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Amid extraordinary political developments for the U.S., Chicago-based business mogul Sam Zell tells TheStreet he sees "staggering economic opportunity" for the nation under the presidential authority of Donald Trump.

Trump's vow to cut government regulation that he calls "excessive" could lead to "a $1 trillion of (economic) stimulus without spending anything, while Obama added $1 trillion to U.S. debt" to prop up the U.S. economy, Zell said.

Eliminating a multitude of rules that hamstring companies needing navigable waterways, Zell cited as an example, will make it less costly for waterborne enterprise "while creating confidence" for entrepreneurs who will be less fearful that the federal government might step in to suffocate their investment.

"If the U.S. just reverses what it stopped during the Obama administration, the stimulative effect will be extraordinary," said Zell, 75, the billionaire chairman of Equity Group Investments. Zell serves as chairman of Equity Residential (EQR) , Equity Lifestyle (ELS) , Equity Commonwealth (EQC) , Anixter   (AXE) and Covanta Energy  (CVA) .

The son of Polish immigrants to the U.S., he has spoken out against anti-immigration sentiment by some in the U.S.

"The United States has been the leader in the world for 200 years because it's had a very aggressive immigration policy," he said last week at an investment conference in Boca Raton, Florida. "I think that this current period of anti-immigration is very dangerous to the future of our country."

(The interview with Zell was conducted prior to the 9th Circuit U.S. Court of Appeals in San Francisco issuing a ruling refusing to reinstate  Trump's executive order banning travel to the United States from seven predominantly Muslim countries).

Zell also opposes sanctuary status, wherein cities decline to assist federal authorities identifying undocumented alien residents who have overstayed their visas or have immigrated to the U.S. illegally. Trump has threatened to withhold federal funding to sanctuary cities, such as Zell's hometown of Chicago.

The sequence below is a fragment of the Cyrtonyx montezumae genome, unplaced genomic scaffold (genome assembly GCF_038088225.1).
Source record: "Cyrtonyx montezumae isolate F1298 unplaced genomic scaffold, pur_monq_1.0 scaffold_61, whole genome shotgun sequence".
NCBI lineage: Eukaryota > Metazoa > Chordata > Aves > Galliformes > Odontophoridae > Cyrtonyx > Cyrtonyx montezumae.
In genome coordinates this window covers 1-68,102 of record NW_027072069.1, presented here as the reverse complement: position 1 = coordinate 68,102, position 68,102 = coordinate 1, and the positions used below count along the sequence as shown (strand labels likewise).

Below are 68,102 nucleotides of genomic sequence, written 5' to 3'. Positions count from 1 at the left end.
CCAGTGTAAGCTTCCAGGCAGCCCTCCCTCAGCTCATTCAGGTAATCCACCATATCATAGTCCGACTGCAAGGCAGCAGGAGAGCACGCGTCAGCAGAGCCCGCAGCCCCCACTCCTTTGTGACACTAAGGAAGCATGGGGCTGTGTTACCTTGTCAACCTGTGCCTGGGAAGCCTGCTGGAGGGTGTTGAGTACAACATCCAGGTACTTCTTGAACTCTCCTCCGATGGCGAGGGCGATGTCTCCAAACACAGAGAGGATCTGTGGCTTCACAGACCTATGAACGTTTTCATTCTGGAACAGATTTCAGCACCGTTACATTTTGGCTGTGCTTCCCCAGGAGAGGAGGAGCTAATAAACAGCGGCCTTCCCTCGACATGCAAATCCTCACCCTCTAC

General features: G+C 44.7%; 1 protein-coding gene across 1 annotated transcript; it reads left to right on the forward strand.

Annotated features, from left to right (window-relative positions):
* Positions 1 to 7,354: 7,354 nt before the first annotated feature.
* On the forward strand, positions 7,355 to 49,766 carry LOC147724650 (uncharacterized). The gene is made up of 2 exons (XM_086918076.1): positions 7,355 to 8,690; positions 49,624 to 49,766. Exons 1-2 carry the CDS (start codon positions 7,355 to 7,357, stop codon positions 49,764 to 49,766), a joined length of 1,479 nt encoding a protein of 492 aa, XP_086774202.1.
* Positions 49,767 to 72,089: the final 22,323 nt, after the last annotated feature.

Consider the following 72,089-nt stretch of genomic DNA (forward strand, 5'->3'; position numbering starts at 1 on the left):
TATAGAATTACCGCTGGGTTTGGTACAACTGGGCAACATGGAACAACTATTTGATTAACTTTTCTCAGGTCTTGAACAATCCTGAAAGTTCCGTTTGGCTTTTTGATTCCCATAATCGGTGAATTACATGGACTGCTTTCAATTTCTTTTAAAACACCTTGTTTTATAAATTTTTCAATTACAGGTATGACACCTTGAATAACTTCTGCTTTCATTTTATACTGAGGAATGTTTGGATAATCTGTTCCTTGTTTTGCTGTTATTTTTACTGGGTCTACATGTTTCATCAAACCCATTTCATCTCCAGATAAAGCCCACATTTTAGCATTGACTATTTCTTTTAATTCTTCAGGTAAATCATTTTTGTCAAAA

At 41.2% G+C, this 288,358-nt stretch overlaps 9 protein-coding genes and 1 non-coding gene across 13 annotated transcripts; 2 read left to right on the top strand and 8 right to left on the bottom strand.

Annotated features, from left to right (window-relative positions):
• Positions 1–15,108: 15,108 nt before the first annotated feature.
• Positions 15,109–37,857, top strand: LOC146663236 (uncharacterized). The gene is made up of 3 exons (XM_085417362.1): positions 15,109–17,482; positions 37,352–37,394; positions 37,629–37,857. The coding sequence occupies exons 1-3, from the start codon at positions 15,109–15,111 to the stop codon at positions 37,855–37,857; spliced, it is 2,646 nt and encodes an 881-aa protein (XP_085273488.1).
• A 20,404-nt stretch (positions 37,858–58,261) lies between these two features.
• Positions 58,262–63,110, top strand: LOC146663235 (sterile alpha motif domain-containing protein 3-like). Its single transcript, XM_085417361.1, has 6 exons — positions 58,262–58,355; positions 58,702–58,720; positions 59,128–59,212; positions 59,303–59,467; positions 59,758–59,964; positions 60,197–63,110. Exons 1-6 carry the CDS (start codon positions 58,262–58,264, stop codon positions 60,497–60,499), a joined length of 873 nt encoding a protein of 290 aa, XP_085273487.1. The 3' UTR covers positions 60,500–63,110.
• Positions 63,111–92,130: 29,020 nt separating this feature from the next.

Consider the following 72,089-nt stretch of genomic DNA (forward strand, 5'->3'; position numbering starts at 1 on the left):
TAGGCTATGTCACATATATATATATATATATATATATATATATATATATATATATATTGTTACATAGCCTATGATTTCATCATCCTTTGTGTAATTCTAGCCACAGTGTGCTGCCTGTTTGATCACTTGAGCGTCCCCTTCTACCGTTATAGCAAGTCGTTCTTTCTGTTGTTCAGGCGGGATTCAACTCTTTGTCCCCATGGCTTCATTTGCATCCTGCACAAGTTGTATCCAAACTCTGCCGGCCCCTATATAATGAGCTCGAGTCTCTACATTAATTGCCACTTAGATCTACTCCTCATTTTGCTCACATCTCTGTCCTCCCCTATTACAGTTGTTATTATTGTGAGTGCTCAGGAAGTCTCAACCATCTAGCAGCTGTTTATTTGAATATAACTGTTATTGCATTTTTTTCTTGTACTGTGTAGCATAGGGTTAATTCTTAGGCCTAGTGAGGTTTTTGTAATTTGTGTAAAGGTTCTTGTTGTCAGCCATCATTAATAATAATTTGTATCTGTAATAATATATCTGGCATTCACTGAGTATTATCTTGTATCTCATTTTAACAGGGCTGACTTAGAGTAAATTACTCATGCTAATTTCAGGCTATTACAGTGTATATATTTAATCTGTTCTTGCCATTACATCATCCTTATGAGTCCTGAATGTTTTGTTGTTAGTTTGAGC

"I'm a rule of law guy," he said. If immigration and other laws aren't enforced "ultimately, you'll destroy the society. How does San Francisco justify writing its own version of the constitution?" Zell asked, referring to that city's sanctuary status.

Zell said he turned down an offer "to be Trump's partner" when the candidate was seeking campaign contributions. In 2012, he supported Mitt Romney, the Republican nominee.

Having invested extensively overseas as well as the U.S. in real estate and other industries, Zell said he remains a proponent of free trade, though he supports the administration's initiative to renegotiate some of the nation's trade agreements.

Many "of our free trade agreements are a combination of free trade and foreign policy," pacts that he said don't optimize economic benefits for the U.S. and instead are designed to improve diplomatic relations with trading partners.

"Before NAFTA we didn't have a trade deficit with Mexico, afterwards we have a $60 billion deficit. Mexico, by the way, post-Nafta has a $60 billion trade deficit with China," he noted. The U.S. thus helped Mexico's trade picture while worsening its own. "We are putting a price on the back of free trade."

Zell said new agreements must "be good for the U.S. and, ultimately, that will be what is good for the free world."

A new book by Zell, titled -- facetiously, of course -- Am I Being Too Subtle? is scheduled to go on sale in April and is now available for pre-order on

Doron Levin is the host of "In the Driver Seat," broadcast on SiriusXM Insight 121, Saturday at noon, encore Sunday at 9 a.m.

This article is commentary by an independent contributor. At the time of publication, the author held no positions in the stocks mentioned.